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My guess is that it isn't uniform across all anticonvulsants. Even if so, given the nature of medications, there is no way to know which will affect you a certain way without your trying.


Here is a link to a list of articles on anticonvulsants and sleep architecture, though. Pubmed (which is the NIH) is a good source for more scholarly articles. So is Google Scholar.

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Here is a pertinent snippet from one of the links on the page crtclms linked:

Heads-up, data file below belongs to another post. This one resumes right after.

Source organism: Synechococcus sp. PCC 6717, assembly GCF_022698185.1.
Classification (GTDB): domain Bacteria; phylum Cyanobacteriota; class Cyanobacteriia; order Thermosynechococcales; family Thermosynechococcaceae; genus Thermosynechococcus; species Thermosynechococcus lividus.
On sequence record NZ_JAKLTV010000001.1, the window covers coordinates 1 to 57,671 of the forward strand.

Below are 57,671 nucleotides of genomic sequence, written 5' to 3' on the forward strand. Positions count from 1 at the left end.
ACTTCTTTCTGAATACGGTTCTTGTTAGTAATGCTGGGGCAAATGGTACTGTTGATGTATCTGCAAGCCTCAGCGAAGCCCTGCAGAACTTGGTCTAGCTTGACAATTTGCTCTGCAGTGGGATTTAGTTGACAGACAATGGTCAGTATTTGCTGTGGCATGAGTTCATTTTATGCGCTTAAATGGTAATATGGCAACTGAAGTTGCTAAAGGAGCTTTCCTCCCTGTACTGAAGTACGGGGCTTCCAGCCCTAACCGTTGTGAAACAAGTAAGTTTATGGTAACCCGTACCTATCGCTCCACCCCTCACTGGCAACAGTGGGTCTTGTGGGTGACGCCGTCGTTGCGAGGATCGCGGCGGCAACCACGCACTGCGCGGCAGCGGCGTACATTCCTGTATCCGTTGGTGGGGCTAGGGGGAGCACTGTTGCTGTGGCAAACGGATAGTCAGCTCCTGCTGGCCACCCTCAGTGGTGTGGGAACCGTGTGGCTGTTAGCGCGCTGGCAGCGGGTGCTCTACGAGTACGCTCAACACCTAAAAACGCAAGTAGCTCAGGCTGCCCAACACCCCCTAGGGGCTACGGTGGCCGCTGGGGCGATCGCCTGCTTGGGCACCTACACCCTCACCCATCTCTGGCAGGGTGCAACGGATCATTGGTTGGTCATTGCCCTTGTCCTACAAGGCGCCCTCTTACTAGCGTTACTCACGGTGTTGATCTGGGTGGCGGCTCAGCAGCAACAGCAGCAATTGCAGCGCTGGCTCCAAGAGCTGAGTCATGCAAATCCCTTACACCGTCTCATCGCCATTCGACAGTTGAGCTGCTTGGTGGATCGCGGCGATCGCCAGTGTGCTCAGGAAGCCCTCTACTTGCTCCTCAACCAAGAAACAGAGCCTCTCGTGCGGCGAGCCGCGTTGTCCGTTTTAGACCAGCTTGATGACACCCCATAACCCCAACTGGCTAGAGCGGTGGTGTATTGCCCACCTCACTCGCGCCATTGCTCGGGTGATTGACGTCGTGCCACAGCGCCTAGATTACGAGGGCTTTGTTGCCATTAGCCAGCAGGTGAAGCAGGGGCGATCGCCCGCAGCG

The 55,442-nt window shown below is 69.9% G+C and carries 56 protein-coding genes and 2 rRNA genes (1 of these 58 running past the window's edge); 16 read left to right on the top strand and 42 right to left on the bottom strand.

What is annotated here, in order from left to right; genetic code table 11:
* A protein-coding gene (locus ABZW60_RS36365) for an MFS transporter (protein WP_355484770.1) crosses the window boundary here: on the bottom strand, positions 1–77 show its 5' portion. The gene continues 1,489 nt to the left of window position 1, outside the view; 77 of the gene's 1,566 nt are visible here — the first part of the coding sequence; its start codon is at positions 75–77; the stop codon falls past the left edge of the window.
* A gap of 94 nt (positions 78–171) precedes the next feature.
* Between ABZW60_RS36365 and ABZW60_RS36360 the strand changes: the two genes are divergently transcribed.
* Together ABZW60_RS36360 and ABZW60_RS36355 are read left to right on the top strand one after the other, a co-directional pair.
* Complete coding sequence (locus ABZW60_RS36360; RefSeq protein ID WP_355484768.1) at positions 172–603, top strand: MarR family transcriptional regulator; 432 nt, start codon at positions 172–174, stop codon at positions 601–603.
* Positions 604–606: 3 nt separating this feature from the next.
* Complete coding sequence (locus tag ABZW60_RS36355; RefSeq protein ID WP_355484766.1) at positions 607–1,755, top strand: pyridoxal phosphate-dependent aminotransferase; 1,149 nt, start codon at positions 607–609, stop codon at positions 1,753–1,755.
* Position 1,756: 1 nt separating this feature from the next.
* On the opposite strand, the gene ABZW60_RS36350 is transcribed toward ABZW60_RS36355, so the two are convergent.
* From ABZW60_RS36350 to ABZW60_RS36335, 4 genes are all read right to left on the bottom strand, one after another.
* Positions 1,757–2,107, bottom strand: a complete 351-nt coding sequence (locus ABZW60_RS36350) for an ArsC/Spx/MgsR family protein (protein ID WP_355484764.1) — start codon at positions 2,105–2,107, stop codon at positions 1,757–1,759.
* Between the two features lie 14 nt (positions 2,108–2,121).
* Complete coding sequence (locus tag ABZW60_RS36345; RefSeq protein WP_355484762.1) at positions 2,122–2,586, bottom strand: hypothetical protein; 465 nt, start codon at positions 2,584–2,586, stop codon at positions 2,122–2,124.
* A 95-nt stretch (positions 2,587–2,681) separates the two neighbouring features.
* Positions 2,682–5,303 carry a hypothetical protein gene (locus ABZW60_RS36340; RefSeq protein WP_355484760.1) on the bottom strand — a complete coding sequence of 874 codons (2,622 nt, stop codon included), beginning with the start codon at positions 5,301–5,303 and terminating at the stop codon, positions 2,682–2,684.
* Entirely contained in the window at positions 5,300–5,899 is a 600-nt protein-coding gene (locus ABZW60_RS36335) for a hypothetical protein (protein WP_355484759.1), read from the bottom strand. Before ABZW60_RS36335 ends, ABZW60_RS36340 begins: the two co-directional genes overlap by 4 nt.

We identified that gabapentin, tiagabine, pregabalin, clobazam, and carbamazepine reduce sleep latency and/or improve sleep efficiency. Phenobarbital, valproic acid, and higher-dose levetiracetam aggravate daytime sleepiness, whereas topiramate and zonisamide do not. Vagus nerve stimulation reduces daytime sleepiness, and ketogenic diet improves slow-wave sleep. Epilepsy surgery may improve nocturnal sleep only in a subgroup of patients with improved seizure frequency. Further studies are needed to evaluate the dose-dependent sleep effects of antiepileptic drugs and nondrug treatments independent of the improvement of epilepsy, and to identify if these changes are clinically significant.

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